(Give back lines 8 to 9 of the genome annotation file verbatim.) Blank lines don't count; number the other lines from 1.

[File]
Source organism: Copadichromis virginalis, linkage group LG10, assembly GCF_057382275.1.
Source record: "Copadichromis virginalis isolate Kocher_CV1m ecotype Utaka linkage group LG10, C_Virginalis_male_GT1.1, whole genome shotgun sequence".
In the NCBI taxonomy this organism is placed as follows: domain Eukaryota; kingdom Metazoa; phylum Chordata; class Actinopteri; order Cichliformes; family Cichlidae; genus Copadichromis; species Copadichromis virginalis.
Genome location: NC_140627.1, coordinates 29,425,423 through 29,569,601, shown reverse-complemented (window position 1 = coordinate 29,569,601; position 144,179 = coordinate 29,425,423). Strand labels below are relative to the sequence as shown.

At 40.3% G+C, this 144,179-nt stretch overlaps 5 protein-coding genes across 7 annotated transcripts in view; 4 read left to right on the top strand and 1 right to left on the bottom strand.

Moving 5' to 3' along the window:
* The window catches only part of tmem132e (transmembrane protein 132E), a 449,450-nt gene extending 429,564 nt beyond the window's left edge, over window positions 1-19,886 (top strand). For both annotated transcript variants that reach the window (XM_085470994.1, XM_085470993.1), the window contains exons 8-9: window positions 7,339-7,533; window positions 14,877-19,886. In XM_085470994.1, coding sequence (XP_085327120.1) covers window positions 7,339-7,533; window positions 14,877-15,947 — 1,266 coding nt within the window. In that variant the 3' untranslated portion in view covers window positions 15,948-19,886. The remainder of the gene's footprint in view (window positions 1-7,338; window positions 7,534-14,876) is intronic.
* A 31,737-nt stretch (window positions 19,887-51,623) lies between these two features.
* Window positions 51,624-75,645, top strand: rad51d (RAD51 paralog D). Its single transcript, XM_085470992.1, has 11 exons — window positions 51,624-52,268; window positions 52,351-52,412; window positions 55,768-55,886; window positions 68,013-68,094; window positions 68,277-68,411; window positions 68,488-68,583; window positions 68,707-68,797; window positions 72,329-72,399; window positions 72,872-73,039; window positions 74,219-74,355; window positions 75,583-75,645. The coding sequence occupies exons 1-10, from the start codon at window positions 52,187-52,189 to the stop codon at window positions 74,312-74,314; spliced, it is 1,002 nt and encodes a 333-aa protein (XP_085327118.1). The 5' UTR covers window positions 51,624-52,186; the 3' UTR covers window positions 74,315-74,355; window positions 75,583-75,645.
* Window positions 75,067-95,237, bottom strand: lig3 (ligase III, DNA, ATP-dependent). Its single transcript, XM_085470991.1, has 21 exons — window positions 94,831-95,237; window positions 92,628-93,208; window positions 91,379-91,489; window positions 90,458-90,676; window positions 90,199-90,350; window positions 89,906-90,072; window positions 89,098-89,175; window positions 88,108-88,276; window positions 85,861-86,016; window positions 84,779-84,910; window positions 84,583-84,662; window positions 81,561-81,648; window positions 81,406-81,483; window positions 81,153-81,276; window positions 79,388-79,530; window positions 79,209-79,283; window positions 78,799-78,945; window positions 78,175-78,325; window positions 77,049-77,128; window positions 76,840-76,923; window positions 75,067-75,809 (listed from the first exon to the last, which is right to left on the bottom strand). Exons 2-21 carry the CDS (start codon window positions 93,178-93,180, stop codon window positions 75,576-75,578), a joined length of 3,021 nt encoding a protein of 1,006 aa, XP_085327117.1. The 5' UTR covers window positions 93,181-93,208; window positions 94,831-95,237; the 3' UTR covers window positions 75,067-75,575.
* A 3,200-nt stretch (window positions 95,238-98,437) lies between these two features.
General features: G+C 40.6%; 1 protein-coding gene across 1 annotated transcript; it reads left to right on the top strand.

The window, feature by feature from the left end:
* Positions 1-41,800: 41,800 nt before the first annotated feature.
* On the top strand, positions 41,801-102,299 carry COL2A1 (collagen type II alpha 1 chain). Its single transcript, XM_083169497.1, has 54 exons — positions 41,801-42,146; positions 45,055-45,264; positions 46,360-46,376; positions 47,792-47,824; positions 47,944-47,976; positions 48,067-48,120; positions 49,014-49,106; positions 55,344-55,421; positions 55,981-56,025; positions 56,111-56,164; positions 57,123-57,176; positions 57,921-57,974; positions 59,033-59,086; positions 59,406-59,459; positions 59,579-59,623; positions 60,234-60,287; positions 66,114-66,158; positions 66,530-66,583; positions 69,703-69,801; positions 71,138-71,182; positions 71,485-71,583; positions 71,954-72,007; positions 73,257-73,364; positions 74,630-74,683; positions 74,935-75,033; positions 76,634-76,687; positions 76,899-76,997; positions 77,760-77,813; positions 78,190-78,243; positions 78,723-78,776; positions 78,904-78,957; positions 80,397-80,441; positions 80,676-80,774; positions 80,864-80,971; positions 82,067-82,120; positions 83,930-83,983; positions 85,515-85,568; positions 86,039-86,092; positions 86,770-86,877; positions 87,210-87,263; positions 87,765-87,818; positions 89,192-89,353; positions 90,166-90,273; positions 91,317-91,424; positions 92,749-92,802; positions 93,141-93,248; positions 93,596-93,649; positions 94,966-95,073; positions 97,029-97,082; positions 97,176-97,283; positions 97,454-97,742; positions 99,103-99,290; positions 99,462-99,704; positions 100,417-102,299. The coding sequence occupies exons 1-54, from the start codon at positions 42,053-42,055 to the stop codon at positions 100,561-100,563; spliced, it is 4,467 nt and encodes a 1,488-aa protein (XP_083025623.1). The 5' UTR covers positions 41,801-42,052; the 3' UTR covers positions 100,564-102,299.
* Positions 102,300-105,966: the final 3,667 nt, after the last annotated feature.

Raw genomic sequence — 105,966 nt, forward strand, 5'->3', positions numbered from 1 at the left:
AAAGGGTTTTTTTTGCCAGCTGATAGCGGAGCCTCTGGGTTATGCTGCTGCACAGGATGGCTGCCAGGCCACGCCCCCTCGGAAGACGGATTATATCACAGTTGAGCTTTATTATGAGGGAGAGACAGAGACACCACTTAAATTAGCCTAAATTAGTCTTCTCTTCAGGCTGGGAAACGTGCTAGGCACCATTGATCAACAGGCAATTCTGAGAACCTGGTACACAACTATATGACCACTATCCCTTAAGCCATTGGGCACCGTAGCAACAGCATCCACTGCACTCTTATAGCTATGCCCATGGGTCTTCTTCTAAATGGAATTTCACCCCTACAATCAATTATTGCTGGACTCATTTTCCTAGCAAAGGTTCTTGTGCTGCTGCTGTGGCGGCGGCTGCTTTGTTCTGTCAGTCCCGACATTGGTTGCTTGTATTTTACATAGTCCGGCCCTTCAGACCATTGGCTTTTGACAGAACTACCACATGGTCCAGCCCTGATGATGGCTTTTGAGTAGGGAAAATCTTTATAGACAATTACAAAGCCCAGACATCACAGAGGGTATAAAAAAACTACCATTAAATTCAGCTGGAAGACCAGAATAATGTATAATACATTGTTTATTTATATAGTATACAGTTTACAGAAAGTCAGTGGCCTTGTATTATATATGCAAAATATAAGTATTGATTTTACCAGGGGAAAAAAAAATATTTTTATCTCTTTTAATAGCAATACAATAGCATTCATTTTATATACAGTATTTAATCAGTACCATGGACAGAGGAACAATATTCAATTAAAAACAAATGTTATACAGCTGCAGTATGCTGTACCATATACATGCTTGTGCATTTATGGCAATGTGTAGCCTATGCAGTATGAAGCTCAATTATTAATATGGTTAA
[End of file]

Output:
* A 31,737-nt stretch (window positions 19,887-51,623) lies between these two features.
* Window positions 51,624-75,645, top strand: rad51d (RAD51 paralog D). Its single transcript, XM_085470992.1, has 11 exons — window positions 51,624-52,268; window positions 52,351-52,412; window positions 55,768-55,886; window positions 68,013-68,094; window positions 68,277-68,411; window positions 68,488-68,583; window positions 68,707-68,797; window positions 72,329-72,399; window positions 72,872-73,039; window positions 74,219-74,355; window positions 75,583-75,645. The coding sequence occupies exons 1-10, from the start codon at window positions 52,187-52,189 to the stop codon at window positions 74,312-74,314; spliced, it is 1,002 nt and encodes a 333-aa protein (XP_085327118.1). The 5' UTR covers window positions 51,624-52,186; the 3' UTR covers window positions 74,315-74,355; window positions 75,583-75,645.